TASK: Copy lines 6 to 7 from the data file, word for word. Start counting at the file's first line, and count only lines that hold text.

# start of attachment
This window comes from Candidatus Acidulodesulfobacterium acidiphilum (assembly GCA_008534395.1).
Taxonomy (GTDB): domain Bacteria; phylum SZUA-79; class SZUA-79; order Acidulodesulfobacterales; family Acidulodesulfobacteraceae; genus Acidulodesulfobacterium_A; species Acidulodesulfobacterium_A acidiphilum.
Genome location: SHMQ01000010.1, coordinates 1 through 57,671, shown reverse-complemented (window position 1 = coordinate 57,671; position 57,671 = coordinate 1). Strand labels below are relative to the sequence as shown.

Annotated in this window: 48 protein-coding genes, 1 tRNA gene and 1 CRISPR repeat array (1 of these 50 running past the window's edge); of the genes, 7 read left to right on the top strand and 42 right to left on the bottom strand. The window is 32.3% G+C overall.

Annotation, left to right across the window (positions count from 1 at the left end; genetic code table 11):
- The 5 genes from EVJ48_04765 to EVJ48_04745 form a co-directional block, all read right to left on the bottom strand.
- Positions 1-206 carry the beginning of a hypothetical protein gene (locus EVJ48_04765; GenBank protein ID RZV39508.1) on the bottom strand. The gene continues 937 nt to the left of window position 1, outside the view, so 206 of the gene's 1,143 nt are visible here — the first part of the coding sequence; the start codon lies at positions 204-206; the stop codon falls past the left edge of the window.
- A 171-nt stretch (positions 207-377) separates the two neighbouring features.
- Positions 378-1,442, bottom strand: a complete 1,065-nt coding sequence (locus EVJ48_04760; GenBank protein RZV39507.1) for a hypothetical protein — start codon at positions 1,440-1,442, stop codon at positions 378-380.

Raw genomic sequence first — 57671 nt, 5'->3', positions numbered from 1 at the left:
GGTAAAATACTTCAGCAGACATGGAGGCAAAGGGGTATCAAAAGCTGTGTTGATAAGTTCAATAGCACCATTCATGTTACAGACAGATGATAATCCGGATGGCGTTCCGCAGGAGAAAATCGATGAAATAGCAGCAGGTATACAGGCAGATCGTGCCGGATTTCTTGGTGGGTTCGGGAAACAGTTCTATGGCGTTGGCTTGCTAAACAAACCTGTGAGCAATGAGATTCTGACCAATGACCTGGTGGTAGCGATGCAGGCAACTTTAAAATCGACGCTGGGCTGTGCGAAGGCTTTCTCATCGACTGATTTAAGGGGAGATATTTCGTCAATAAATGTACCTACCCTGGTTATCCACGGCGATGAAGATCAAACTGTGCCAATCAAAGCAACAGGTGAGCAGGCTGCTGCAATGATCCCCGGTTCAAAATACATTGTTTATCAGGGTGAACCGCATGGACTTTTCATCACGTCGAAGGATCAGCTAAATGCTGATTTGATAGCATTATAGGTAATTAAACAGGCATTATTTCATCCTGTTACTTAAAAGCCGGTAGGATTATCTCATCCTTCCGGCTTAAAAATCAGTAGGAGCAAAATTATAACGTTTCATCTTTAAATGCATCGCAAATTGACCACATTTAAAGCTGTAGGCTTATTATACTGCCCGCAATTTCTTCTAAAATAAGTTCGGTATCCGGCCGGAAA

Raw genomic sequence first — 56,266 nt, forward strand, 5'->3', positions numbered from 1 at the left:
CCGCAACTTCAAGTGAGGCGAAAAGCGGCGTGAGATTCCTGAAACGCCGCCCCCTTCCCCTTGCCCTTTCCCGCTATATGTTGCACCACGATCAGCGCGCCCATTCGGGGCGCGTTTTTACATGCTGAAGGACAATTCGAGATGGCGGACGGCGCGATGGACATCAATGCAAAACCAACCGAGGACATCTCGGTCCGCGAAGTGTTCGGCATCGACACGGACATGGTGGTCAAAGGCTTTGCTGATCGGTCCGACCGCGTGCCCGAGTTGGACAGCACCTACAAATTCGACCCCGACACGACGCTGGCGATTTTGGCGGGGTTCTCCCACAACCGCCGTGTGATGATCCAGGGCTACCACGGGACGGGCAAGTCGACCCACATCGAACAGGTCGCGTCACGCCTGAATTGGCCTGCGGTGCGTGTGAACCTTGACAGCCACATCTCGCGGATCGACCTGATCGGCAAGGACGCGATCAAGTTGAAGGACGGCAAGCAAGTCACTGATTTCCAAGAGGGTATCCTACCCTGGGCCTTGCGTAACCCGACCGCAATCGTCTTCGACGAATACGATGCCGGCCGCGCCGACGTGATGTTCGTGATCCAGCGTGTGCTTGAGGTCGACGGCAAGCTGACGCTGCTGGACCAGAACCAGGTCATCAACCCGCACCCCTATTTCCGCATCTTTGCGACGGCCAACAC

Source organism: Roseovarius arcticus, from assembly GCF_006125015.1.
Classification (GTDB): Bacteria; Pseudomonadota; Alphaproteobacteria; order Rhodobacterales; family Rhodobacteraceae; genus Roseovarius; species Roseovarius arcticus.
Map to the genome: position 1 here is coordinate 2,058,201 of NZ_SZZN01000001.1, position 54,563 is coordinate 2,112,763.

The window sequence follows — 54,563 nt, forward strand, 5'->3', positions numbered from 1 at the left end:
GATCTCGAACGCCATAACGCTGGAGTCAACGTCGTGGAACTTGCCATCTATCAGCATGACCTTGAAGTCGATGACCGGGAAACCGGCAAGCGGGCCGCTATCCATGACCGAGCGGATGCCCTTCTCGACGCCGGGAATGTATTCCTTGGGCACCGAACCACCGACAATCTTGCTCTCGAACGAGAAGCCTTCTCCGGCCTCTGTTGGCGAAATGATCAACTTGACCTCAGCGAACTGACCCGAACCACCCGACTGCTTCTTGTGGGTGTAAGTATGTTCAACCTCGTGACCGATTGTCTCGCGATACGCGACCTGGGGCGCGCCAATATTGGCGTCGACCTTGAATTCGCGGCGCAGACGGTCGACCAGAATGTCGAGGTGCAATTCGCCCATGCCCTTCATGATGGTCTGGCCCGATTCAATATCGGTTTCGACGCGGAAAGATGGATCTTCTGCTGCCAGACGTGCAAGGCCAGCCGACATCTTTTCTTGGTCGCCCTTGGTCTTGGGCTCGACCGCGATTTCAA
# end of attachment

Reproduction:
- The 5 genes from EVJ48_04765 to EVJ48_04745 form a co-directional block, all read right to left on the bottom strand.
- Positions 1-206 carry the beginning of a hypothetical protein gene (locus EVJ48_04765; GenBank protein ID RZV39508.1) on the bottom strand. The gene continues 937 nt to the left of window position 1, outside the view, so 206 of the gene's 1,143 nt are visible here — the first part of the coding sequence; the start codon lies at positions 204-206; the stop codon falls past the left edge of the window.